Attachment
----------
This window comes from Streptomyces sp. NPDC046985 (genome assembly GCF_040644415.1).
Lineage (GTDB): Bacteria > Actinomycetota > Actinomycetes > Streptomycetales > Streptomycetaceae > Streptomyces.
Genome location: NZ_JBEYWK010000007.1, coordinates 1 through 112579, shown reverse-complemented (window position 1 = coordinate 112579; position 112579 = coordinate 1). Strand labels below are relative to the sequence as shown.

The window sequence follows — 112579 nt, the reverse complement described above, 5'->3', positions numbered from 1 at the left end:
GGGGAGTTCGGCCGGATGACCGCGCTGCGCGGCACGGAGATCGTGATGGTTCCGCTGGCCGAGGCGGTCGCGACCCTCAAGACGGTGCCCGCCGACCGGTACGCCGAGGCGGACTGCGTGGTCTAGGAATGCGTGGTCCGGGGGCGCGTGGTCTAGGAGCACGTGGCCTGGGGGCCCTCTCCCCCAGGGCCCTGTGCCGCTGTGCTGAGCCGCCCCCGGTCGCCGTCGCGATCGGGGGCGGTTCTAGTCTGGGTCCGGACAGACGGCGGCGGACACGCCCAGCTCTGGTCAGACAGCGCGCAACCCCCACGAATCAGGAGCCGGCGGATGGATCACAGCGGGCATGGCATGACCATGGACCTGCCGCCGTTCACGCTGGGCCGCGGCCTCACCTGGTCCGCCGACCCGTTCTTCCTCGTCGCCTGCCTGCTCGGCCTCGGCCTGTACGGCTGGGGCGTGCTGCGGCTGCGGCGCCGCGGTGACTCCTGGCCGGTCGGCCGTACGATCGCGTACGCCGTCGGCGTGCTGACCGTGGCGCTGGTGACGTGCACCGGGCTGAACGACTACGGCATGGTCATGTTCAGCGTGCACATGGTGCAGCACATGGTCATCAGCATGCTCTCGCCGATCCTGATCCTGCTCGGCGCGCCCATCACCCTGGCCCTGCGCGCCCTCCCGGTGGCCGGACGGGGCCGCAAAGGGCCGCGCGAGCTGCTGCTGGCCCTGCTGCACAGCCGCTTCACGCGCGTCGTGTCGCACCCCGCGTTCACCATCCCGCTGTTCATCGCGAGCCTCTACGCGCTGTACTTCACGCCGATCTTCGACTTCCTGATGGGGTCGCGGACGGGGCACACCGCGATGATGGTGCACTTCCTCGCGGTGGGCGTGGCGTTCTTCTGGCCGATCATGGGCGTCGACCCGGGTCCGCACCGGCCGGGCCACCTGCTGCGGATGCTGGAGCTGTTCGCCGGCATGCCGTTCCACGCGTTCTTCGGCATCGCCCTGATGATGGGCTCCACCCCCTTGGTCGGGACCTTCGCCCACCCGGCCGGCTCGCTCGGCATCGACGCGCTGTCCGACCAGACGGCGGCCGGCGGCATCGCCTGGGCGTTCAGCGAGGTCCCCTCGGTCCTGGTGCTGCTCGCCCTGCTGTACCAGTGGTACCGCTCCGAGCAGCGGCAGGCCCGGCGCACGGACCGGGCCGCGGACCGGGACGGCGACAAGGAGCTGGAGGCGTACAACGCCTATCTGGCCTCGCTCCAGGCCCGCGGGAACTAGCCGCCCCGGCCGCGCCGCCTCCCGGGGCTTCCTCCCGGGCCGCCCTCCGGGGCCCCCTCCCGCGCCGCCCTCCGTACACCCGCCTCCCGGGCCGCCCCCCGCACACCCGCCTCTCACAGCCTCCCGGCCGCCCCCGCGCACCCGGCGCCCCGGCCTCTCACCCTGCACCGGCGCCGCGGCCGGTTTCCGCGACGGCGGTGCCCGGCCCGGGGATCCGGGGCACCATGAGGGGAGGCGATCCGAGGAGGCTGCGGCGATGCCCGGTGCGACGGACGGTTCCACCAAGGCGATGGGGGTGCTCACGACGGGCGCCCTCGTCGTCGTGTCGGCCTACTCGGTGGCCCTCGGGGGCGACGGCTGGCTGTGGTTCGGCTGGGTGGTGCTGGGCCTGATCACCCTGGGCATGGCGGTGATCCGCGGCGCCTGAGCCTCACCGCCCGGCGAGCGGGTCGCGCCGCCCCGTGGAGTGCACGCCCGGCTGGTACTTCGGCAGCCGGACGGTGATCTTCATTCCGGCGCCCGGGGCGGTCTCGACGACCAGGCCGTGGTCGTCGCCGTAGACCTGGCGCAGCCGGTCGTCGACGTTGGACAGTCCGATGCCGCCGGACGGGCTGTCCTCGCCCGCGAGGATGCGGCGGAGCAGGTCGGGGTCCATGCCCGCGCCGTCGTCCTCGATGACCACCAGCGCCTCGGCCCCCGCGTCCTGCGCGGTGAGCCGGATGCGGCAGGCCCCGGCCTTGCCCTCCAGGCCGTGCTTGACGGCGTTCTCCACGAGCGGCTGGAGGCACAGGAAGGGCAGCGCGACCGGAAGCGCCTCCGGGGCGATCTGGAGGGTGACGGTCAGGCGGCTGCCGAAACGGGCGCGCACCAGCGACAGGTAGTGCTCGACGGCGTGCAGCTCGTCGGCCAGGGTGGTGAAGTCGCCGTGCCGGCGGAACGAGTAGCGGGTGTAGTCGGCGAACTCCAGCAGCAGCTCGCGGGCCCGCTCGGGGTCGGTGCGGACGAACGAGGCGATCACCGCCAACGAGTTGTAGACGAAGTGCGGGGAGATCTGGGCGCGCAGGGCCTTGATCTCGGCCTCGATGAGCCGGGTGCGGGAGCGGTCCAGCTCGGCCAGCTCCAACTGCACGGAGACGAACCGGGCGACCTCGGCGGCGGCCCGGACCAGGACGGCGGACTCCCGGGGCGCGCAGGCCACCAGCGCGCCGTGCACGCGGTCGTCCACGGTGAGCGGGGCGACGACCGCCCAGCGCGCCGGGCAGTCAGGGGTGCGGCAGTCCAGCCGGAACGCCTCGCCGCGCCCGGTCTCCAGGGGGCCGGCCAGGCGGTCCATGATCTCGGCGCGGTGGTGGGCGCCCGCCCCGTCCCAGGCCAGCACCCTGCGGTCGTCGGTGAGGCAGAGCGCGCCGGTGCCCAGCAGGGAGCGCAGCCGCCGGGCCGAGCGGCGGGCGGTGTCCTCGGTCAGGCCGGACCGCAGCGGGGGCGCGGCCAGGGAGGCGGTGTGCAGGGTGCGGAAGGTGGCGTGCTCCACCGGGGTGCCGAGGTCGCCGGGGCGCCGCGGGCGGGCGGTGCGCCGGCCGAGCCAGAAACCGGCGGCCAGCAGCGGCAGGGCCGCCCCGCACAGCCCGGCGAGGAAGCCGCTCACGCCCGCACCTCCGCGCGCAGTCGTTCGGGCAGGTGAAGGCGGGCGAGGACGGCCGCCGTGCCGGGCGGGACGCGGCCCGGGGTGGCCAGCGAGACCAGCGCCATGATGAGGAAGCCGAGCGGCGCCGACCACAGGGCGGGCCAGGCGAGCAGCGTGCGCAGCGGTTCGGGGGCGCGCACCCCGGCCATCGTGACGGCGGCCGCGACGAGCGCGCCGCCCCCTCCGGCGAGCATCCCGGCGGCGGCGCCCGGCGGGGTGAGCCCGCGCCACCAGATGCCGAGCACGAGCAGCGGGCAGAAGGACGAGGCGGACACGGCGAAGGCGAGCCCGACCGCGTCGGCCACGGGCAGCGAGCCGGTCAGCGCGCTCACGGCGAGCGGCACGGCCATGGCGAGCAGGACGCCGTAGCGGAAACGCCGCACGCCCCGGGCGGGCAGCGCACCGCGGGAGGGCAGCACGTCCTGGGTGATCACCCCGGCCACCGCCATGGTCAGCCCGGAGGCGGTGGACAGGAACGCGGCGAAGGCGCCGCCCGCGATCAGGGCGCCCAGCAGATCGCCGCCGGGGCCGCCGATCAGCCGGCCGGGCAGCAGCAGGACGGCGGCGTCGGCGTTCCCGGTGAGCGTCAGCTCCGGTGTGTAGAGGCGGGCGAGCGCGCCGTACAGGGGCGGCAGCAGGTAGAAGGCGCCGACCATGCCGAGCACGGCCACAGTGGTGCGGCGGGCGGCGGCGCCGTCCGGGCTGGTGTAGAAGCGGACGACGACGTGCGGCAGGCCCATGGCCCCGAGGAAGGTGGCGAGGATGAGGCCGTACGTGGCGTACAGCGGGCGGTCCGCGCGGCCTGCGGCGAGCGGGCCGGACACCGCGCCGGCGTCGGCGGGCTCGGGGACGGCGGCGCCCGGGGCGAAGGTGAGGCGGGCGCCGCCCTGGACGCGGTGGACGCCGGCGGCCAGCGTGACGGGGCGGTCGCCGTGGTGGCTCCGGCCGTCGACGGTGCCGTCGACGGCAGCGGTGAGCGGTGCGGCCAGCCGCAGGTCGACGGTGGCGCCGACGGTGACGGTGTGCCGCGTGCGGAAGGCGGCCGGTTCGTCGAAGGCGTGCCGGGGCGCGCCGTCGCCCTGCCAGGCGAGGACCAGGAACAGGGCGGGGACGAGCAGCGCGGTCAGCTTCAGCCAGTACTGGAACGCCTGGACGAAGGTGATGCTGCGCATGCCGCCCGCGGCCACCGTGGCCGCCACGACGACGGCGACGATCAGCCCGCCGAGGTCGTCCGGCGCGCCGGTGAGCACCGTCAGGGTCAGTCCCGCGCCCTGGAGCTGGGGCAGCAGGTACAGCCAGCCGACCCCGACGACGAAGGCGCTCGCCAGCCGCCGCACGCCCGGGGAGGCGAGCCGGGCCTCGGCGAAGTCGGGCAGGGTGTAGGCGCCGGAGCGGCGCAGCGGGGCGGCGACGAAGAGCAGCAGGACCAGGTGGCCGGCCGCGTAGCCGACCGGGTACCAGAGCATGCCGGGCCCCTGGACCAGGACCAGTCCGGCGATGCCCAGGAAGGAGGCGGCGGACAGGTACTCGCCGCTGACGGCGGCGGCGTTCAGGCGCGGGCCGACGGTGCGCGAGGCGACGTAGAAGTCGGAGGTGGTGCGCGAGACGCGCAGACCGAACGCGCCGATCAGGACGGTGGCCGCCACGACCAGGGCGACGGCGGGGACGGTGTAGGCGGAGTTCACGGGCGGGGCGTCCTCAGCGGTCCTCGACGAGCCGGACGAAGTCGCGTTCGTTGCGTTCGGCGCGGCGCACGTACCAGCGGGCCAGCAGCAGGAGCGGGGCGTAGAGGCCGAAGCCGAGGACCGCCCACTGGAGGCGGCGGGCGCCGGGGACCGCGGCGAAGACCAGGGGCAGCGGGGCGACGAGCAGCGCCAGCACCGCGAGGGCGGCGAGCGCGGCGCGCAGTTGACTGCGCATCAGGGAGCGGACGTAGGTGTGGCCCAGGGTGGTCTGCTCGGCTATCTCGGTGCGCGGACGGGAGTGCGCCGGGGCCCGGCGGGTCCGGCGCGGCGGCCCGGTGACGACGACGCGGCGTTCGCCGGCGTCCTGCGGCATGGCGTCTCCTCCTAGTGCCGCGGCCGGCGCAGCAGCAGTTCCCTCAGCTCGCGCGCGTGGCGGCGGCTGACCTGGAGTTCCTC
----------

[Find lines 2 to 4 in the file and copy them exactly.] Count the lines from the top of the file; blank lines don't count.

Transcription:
Lineage (GTDB): Bacteria > Actinomycetota > Actinomycetes > Streptomycetales > Streptomycetaceae > Streptomyces.
Genome location: NZ_JBEYWK010000007.1, coordinates 1 through 112579, shown reverse-complemented (window position 1 = coordinate 112579; position 112579 = coordinate 1). Strand labels below are relative to the sequence as shown.

The window sequence follows — 112579 nt, the reverse complement described above, 5'->3', positions numbered from 1 at the left end: